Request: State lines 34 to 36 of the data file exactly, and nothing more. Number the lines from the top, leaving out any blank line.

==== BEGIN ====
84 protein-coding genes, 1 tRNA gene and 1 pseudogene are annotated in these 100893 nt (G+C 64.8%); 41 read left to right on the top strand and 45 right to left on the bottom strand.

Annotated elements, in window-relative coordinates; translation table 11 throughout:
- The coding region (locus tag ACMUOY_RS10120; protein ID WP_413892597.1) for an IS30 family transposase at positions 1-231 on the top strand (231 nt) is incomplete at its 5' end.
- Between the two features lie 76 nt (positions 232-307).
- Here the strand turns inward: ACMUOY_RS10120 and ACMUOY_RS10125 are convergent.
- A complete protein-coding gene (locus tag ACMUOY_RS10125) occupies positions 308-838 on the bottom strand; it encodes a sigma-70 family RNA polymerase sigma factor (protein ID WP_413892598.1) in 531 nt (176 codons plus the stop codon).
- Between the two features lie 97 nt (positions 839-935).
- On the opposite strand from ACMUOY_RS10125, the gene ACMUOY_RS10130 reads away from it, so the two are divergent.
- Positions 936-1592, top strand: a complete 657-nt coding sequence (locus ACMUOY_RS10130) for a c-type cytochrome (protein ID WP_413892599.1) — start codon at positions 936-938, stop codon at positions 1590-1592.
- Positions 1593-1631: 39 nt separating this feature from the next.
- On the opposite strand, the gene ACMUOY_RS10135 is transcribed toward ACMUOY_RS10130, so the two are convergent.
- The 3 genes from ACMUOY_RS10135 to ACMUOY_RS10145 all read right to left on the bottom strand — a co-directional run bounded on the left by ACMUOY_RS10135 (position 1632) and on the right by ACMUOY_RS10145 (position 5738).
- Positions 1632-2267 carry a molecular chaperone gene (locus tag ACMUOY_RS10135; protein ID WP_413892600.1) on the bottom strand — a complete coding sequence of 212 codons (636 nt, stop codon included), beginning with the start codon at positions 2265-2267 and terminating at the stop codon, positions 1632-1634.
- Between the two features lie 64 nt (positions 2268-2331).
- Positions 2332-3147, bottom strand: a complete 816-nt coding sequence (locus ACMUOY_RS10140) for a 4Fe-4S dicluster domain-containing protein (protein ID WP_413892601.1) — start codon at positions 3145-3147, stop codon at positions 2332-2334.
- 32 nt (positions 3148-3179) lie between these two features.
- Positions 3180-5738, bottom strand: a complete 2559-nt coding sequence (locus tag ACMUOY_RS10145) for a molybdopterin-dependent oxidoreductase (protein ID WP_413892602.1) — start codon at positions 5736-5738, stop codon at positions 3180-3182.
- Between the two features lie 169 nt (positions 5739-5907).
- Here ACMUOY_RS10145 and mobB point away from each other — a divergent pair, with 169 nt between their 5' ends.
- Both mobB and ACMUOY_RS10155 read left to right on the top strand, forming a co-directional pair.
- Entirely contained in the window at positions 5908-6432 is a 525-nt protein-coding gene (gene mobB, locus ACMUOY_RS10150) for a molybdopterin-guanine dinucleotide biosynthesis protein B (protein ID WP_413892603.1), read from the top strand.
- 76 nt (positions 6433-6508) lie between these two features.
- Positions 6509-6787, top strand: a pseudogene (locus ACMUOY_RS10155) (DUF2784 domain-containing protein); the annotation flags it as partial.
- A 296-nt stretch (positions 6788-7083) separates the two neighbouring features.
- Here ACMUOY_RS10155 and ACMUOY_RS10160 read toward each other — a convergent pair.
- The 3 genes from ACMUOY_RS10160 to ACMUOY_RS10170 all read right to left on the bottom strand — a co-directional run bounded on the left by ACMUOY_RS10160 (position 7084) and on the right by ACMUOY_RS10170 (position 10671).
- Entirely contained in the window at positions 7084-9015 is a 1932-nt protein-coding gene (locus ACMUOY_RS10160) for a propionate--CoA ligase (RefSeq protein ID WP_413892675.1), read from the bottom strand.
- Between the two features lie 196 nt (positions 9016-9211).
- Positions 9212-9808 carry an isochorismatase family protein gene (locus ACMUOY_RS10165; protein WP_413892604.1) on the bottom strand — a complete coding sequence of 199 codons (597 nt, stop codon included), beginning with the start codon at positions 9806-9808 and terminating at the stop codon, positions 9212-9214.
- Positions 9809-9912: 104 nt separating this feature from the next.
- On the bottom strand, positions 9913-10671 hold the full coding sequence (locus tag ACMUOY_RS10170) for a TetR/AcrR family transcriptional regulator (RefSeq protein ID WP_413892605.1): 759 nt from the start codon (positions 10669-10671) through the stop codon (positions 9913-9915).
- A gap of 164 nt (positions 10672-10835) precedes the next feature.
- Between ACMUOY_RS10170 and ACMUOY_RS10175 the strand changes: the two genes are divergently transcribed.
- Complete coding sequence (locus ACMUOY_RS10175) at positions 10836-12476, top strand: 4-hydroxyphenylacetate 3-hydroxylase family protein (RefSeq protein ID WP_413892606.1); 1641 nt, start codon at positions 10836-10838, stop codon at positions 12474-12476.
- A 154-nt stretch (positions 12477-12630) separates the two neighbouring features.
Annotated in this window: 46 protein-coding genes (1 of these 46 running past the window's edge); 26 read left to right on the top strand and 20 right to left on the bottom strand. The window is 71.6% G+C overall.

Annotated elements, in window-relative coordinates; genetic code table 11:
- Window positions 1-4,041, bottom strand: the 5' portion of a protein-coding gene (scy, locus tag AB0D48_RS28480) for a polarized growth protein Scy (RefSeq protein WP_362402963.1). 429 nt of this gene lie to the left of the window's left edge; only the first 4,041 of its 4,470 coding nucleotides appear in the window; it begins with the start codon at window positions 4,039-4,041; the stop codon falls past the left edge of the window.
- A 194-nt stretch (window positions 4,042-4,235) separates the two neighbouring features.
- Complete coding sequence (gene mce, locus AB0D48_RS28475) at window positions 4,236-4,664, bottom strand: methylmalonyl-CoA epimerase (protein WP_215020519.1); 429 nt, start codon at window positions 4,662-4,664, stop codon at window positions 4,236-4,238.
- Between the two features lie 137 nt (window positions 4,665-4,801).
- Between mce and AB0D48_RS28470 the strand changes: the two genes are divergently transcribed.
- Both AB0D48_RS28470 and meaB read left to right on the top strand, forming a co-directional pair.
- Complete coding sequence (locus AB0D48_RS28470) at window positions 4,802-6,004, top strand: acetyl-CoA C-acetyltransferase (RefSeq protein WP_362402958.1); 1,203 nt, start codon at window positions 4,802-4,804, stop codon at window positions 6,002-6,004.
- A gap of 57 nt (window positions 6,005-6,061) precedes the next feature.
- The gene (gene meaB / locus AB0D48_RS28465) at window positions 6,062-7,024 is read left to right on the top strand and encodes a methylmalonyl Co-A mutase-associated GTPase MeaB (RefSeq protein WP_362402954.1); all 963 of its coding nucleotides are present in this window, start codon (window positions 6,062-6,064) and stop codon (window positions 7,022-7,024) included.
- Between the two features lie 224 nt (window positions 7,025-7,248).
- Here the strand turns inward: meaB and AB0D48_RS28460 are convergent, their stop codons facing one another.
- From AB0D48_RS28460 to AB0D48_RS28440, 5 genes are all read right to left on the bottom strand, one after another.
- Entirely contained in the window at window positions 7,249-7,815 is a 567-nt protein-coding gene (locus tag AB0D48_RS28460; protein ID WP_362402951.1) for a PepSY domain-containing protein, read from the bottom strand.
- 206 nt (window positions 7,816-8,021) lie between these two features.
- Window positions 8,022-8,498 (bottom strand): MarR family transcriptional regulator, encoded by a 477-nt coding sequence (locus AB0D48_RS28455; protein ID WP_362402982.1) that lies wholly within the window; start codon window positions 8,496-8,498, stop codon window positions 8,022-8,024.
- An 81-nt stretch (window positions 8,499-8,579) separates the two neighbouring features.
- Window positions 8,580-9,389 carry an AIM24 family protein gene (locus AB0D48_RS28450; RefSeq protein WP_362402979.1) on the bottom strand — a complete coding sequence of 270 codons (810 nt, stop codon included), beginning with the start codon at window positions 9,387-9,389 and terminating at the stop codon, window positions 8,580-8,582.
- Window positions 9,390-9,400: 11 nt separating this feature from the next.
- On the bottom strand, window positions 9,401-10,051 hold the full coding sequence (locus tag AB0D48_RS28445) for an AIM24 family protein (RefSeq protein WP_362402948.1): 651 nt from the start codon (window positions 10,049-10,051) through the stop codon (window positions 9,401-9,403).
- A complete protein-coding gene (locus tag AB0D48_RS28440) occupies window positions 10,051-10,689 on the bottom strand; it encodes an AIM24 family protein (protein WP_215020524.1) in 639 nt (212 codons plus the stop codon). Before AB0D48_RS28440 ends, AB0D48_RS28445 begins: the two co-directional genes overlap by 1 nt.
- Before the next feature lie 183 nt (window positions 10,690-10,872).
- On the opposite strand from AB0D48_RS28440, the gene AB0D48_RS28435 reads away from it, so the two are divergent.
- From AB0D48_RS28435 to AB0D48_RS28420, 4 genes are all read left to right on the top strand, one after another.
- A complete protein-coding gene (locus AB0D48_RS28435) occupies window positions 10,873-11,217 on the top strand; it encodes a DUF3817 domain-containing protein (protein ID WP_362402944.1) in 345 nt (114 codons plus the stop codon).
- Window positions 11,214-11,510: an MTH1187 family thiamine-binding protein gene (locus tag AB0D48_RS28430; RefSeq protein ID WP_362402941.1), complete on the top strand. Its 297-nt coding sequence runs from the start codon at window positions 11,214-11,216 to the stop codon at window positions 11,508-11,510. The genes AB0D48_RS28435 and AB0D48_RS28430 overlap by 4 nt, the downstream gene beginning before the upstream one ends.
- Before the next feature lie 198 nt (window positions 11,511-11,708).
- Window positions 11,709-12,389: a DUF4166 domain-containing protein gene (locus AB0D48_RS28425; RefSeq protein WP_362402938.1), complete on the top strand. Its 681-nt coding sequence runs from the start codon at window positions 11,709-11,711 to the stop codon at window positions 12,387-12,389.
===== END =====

- Complete coding sequence (locus ACMUOY_RS10175) at positions 10836-12476, top strand: 4-hydroxyphenylacetate 3-hydroxylase family protein (RefSeq protein ID WP_413892606.1); 1641 nt, start codon at positions 10836-10838, stop codon at positions 12474-12476.
- A 154-nt stretch (positions 12477-12630) separates the two neighbouring features.
Annotated in this window: 46 protein-coding genes (1 of these 46 running past the window's edge); 26 read left to right on the top strand and 20 right to left on the bottom strand. The window is 71.6% G+C overall.